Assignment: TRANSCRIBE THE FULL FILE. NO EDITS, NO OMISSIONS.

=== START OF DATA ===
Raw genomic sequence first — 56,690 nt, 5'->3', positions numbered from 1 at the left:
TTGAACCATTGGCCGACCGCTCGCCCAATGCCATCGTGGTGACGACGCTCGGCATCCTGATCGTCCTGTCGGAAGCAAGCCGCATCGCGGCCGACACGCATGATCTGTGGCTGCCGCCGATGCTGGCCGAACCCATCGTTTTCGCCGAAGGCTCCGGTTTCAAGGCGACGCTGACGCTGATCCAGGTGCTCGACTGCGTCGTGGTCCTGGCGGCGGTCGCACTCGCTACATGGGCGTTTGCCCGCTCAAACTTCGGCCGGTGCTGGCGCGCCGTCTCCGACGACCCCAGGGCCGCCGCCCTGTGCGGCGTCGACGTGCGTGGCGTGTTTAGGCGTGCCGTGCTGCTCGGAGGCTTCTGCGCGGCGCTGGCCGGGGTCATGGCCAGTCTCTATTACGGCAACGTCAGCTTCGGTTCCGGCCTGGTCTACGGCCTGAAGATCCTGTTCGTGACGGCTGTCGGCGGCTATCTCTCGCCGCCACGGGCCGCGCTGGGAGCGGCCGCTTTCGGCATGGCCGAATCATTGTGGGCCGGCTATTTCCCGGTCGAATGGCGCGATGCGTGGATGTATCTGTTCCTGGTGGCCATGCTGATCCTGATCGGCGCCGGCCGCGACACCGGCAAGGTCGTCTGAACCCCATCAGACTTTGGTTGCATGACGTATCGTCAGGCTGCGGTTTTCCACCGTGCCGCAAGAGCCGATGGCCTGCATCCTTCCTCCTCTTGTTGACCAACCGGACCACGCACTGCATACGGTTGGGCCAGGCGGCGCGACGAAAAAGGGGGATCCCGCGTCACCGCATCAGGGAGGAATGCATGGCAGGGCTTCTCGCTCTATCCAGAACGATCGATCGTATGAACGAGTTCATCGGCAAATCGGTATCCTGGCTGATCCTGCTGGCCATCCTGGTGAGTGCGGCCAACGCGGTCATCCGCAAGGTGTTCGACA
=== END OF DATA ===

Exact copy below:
Raw genomic sequence first — 56,690 nt, 5'->3', positions numbered from 1 at the left:
TTGAACCATTGGCCGACCGCTCGCCCAATGCCATCGTGGTGACGACGCTCGGCATCCTGATCGTCCTGTCGGAAGCAAGCCGCATCGCGGCCGACACGCATGATCTGTGGCTGCCGCCGATGCTGGCCGAACCCATCGTTTTCGCCGAAGGCTCCGGTTTCAAGGCGACGCTGACGCTGATCCAGGTGCTCGACTGCGTCGTGGTCCTGGCGGCGGTCGCACTCGCTACATGGGCGTTTGCCCGCTCAAACTTCGGCCGGTGCTGGCGCGCCGTCTCCGACGACCCCAGGGCCGCCGCCCTGTGCGGCGTCGACGTGCGTGGCGTGTTTAGGCGTGCCGTGCTGCTCGGAGGCTTCTGCGCGGCGCTGGCCGGGGTCATGGCCAGTCTCTATTACGGCAACGTCAGCTTCGGTTCCGGCCTGGTCTACGGCCTGAAGATCCTGTTCGTGACGGCTGTCGGCGGCTATCTCTCGCCGCCACGGGCCGCGCTGGGAGCGGCCGCTTTCGGCATGGCCGAATCATTGTGGGCCGGCTATTTCCCGGTCGAATGGCGCGATGCGTGGATGTATCTGTTCCTGGTGGCCATGCTGATCCTGATCGGCGCCGGCCGCGACACCGGCAAGGTCGTCTGAACCCCATCAGACTTTGGTTGCATGACGTATCGTCAGGCTGCGGTTTTCCACCGTGCCGCAAGAGCCGATGGCCTGCATCCTTCCTCCTCTTGTTGACCAACCGGACCACGCACTGCATACGGTTGGGCCAGGCGGCGCGACGAAAAAGGGGGATCCCGCGTCACCGCATCAGGGAGGAATGCATGGCAGGGCTTCTCGCTCTATCCAGAACGATCGATCGTATGAACGAGTTCATCGGCAAATCGGTATCCTGGCTGATCCTGCTGGCCATCCTGGTGAGTGCGGCCAACGCGGTCATCCGCAAGGTGTTCGACA